The unprecedented Northwest U.S. heat wave that slammed Seattle and Portland, Ore., moved inland Tuesday — prompting an electrical utility in Spokane, Wash., to warn that people will face more rolling blackouts amid heavy power demand.
The intense weather that gave Seattle and Portland consecutive days of record high temperatures far exceeding 100 degrees was expected to ease in those cities. But inland Spokane was likely to surpass Monday's high temperature — a record-tying 105 Fahrenheit.
About 8,200 utility customers in parts of Spokane lost power on Monday and Avista Utilities warned that there will be more rolling blackouts on Tuesday in the city of about 220,000 people with the high temperature predicted at 110 F, which would be an all-time record.
Avista had planned for much higher than normal demand but hit its limit quicker than anticipated because of the intense heat, Heather Rosentrater, the company's senior vice president for energy delivery, said Monday night.
Temperatures in other eastern Washington and Oregon communities could reach about 115 degrees F Tuesday, a day after Seattle and Portland shattered all-time heat records.
Seattle hit 108 degrees Fahrenheit by Monday evening — well above Sunday’s all-time high of 104 F. Portland reached 116 F after hitting records of 108 F on Saturday and 112 F on Sunday.
The temperatures have been unheard of in a region better known for rain, and where June has historically been referred to as "Juneuary" for its cool drizzle. Seattle's average high temperature in June is around 70 F, and fewer than half of the city's residents have air conditioning, according to U.S. Census data.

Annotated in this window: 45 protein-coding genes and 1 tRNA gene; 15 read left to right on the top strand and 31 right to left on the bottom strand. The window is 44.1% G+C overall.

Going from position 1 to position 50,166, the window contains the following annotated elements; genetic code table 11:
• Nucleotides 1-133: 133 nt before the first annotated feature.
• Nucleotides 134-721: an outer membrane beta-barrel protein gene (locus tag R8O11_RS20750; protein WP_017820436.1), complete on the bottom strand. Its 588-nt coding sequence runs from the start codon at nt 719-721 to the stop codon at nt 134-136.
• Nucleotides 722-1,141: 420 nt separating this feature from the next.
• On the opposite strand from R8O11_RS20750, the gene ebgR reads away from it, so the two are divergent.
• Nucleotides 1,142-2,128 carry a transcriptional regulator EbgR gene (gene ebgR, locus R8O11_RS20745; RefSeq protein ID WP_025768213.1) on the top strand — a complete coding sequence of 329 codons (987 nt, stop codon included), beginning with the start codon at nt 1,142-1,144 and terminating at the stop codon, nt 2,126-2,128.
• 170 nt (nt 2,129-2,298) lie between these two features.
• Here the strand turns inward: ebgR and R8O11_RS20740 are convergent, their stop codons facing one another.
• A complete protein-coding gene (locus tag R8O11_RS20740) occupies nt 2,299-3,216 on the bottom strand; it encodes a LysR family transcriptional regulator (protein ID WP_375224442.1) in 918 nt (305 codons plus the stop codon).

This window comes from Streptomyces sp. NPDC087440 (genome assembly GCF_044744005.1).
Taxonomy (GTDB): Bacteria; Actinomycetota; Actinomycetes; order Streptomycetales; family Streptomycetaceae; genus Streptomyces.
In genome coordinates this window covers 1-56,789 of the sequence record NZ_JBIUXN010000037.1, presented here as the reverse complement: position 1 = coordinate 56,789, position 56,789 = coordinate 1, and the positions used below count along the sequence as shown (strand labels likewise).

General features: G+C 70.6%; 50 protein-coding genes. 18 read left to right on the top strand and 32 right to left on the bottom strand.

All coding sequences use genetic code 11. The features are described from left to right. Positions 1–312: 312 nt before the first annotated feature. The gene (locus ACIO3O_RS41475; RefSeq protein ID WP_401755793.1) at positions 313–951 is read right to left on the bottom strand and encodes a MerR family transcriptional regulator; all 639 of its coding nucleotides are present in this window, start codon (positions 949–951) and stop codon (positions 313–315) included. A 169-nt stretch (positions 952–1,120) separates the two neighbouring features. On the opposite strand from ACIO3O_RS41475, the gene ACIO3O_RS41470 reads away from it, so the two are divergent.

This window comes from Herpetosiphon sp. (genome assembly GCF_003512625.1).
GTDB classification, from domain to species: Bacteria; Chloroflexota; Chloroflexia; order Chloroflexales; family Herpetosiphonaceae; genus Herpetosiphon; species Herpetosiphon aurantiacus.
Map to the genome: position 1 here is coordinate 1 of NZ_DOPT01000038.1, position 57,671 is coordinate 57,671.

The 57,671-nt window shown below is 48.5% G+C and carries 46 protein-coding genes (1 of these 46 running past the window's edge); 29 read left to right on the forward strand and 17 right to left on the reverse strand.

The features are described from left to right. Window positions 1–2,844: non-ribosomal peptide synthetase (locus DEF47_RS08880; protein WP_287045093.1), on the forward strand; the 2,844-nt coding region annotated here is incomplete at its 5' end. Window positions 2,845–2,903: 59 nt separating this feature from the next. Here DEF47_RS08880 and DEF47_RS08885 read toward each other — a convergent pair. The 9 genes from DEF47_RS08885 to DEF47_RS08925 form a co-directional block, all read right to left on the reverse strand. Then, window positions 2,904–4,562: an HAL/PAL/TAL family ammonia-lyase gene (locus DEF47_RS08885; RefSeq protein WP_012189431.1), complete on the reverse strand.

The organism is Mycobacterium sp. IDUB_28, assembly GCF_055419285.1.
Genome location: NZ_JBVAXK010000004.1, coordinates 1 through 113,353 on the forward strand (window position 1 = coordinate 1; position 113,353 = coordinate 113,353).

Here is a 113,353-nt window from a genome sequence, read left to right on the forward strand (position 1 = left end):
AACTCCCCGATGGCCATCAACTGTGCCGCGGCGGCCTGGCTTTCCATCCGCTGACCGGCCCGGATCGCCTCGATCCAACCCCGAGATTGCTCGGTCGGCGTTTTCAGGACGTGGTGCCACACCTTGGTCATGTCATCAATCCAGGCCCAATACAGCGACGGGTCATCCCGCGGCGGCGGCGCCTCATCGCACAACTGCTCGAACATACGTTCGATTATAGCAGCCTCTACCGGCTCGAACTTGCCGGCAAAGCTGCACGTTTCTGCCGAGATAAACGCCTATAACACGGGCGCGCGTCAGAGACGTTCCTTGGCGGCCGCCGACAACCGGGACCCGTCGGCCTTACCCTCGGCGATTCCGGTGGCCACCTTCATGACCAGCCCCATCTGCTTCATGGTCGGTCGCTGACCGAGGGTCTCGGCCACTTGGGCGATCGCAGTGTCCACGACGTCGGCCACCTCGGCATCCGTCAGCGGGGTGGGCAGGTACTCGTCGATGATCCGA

The heat forced schools and businesses on Monday to close to protect workers and guests, including some places like outdoor pools and ice cream shops where people seek relief from the heat. COVID-19 testing sites and mobile vaccination units were out of service as well.
The Seattle Parks Department closed one indoor community pool after the air inside became too hot — leaving Stanlie James, who relocated from Arizona three weeks ago, to search for somewhere else to cool off. She doesn't have AC at her condo, she said.
"Part of the reason I moved here was not only to be near my daughter, but also to come in the summer to have relief from Arizona heat," James said. "And I seem to have brought it with me. So I’m not real thrilled."
The heat wave was caused by what meteorologists described as a dome of high pressure over the Northwest and worsened by human-caused climate change, which is making such extreme weather events more likely and more intense.
Zeke Hausfather, a scientist at the climate-data nonprofit Berkeley Earth, said the Pacific Northwest has warmed by about 3 degrees F in the past half-century.
That means a heat wave now is about 3 degrees warmer than it would have been before — and the difference between 111 degrees and 114 is significant, especially for vulnerable populations, he noted.
"In a world without climate change, this still would have been a really extreme heat wave," Hausfather said. "This is worse than the same event would have been 50 years ago, and notably so."
The blistering heat exposed a region with infrastructure not designed for it, hinting at the greater costs of climate change to come.
"We are not meant for this," Washington Gov. Jay Inslee said in an interview on MSNBC.
He added that "we have to tackle the source of this problem, which is climate change."
In Portland, light rail and street car service was suspended Monday as power cables melted and electricity demand spiked.
Heat-related expansion caused road pavement to buckle or pop loose in many areas, including a Seattle highway. Workers in tanker trucks hosed down drawbridges with water twice daily prevent the steel from expanding in the heat and interfering with their opening and closing mechanisms.
Democratic U.S. Sen. Maria Cantwell said in a statement that the Northwest heat illustrated an urgent need for the upcoming federal infrastructure package to promote clean energy, cut greenhouse gas emissions and protect people from extreme heat.
"Washington state was not built for triple digit temperatures," she said.